Call me naïve, not “nationalist” enough, or both for not joining the cacophony of mainstream condemnation of what is perceived as deliberate moves to hamper Indonesian economic growth by restricting the consumption of a major export commodity.
I am referring to the recent and still ongoing uproar about the European Parliament’s resolution to reduce the use of palm oil that is not produced according to sustainability principles.
In my view, calling it a “trade war” may be an oversimplification and calling for retaliation may not be that easy nor practical because some of the items that would be included in the retaliatory measures may not be readily substituted.
It would be far more useful and productive to use modern means to resolve the issues, by conducting an analysis of stakeholders in Europe of palm oil and what issues are relevant to each of them. Then, based on the findings of the stakeholder and issues analysis, we may come up with a strategy to resolve whatever may be the underlying source of contention by conducting a well-thought-through and targeted campaign that includes lobbying and any other legitimate means to counter the threat against our palm oil industry.
There may be people out there who do not like us and are deviously trying to make life difficult for us as some of the palm oil stakeholders in Indonesia suspect, but evidence may be lacking. The culprits that have caused the current turmoil are parliament members. They act according to what they perceive to be in the best interest – or reflect the view – of their constituents.
The fact that the overwhelming majority of the European Union voted for the resolution goes to show that this is what the majority of Europeans want and they are not industrialists that instigated the movement against palm oil because their businesses were threatened.
The resolution was drafted by Kateřina Konečná, a member of the European Parliament from the Czech Republic, who is rapporteur for the Committee on the Environment, Public Health and Food Safety. Far from being a capitalist, she began her political career as member of the Communist Party of Bohemia and Moravia and rose to become a member of the central committee of the party.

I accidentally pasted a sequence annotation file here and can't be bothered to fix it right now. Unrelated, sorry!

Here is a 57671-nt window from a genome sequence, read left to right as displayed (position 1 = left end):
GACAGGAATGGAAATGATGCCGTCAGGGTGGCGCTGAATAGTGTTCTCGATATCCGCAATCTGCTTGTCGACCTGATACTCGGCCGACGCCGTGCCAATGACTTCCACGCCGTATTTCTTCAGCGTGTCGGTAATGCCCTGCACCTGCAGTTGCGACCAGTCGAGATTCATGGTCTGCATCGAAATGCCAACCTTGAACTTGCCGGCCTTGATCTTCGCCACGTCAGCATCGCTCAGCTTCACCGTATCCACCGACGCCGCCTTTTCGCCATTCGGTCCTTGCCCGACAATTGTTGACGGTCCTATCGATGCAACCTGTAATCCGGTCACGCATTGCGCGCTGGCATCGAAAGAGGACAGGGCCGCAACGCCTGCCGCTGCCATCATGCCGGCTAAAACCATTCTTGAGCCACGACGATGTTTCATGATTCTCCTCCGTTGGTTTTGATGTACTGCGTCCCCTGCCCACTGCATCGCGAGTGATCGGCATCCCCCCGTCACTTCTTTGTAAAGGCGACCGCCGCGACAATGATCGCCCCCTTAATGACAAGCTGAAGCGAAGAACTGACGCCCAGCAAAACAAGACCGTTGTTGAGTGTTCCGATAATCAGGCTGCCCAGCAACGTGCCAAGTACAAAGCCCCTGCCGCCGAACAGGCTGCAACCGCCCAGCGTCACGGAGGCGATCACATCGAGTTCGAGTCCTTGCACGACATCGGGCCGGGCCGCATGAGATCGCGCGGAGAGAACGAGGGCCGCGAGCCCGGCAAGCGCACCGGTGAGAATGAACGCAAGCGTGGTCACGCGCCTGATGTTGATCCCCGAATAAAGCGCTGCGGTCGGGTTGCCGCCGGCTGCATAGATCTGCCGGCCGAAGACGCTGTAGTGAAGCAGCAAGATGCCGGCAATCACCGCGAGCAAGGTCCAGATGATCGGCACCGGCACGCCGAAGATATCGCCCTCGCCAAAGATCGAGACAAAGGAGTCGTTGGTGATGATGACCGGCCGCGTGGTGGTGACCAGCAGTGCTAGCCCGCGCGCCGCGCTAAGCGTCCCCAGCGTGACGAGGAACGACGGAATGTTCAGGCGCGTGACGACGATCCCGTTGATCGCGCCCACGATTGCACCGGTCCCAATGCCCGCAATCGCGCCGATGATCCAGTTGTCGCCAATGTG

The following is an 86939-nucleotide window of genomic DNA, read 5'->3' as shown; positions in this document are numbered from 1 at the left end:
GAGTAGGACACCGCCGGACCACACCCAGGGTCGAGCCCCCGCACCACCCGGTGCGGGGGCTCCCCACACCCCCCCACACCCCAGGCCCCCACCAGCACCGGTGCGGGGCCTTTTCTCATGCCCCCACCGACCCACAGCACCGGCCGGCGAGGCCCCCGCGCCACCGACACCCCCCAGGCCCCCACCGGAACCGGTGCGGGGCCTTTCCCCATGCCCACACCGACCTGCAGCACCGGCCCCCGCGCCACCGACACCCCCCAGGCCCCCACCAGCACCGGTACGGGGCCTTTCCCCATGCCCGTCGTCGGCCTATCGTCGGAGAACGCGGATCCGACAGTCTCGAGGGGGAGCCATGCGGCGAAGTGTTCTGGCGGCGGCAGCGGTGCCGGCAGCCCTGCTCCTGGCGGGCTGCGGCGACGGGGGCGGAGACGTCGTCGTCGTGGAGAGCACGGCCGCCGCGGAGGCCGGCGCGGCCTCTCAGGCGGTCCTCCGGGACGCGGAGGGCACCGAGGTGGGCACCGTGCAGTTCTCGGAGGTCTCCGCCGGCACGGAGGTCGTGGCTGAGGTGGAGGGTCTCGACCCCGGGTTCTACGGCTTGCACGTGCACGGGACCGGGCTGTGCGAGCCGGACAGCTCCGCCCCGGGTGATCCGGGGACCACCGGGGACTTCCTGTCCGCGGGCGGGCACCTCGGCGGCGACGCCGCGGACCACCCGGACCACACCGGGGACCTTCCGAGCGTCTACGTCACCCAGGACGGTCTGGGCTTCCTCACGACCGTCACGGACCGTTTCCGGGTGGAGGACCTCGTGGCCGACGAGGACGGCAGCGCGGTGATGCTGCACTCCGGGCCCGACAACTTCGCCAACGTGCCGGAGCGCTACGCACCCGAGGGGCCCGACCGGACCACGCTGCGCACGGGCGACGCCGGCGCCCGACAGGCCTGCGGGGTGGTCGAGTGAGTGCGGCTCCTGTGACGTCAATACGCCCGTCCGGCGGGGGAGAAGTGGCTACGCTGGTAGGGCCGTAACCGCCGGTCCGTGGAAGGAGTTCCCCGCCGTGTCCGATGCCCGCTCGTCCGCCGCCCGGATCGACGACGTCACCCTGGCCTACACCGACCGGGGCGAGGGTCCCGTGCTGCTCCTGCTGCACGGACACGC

By conducting s stakeholder and issues analysis – there are public affairs companies in Europe that have the capability for doing just that – we may draw up a map of the main issues concerning palm oil and who the stakeholders related to the specific issues are.
Only then can we come up with a strategy to diffuse the issues through engagement with these stakeholders. Conducting a proxy war by asking the government to fight the resolution is not the most productive and effective way and may not necessarily produce the desired results.
Considering that almost 20 percent of our palm oil exports end up in Europe, this study is worth doing and we may well consider teaming up with Malaysia to share the costs. Since the two countries combined account for 85 percent of global palm oil production, we have a common interest here.
It is time for us to become more market-oriented. We need to know what the markets want and what they don’t. The European Parliament resolution cited deforestation, breaches of human rights and a lack of social standards as influencing the resolution. Remember that this is a resolution by the legislative body that will have to be enacted by the European Commission as the executive branch.
A strategy to counter the above issues may be to negotiate with the European Parliament on standards for the subjects claimed to be in breach and then carry out studies to verify or refute these claims using the same quantitative measures.
Where we may be in breach we should negotiate a time frame for remedial action, a very legitimate thing to do. The European Parliament not only criticizes, but offers a way out by means of a certification scheme to promote sustainable cultivation of palm oil. These are all subjects that public affairs companies can deal with. By doing so, we prevent an unproductive war of words and even more inflamed emotions in the process.
The palm oil industries of both Malaysia and Indonesia should sit together and come up with a modern solution instead of unleashing a torrent of emotional outbursts that escalate negativity without contributing any solutions.
There are monetary costs, but protecting a significant portion of the market is worth the cost that the industry should be willing to bear and share among all players. This may be the way to deal with other similar issues in the future as well.
Noke Kiroyan is the president director and chief consultant of PT Komunikasi Kinerja (Kiroyan Partners). Among his other current positions, he is president commissioner (non-executive chairman) of PT Bis Industries, chairman of Indonesia National Committee at the International Chamber of Commerce, commissioner (non-executive director) of G-Resources Martabe (previously know as Agincourt Resources) and several others.
Source: The Jakarta Post, April 22, 2017.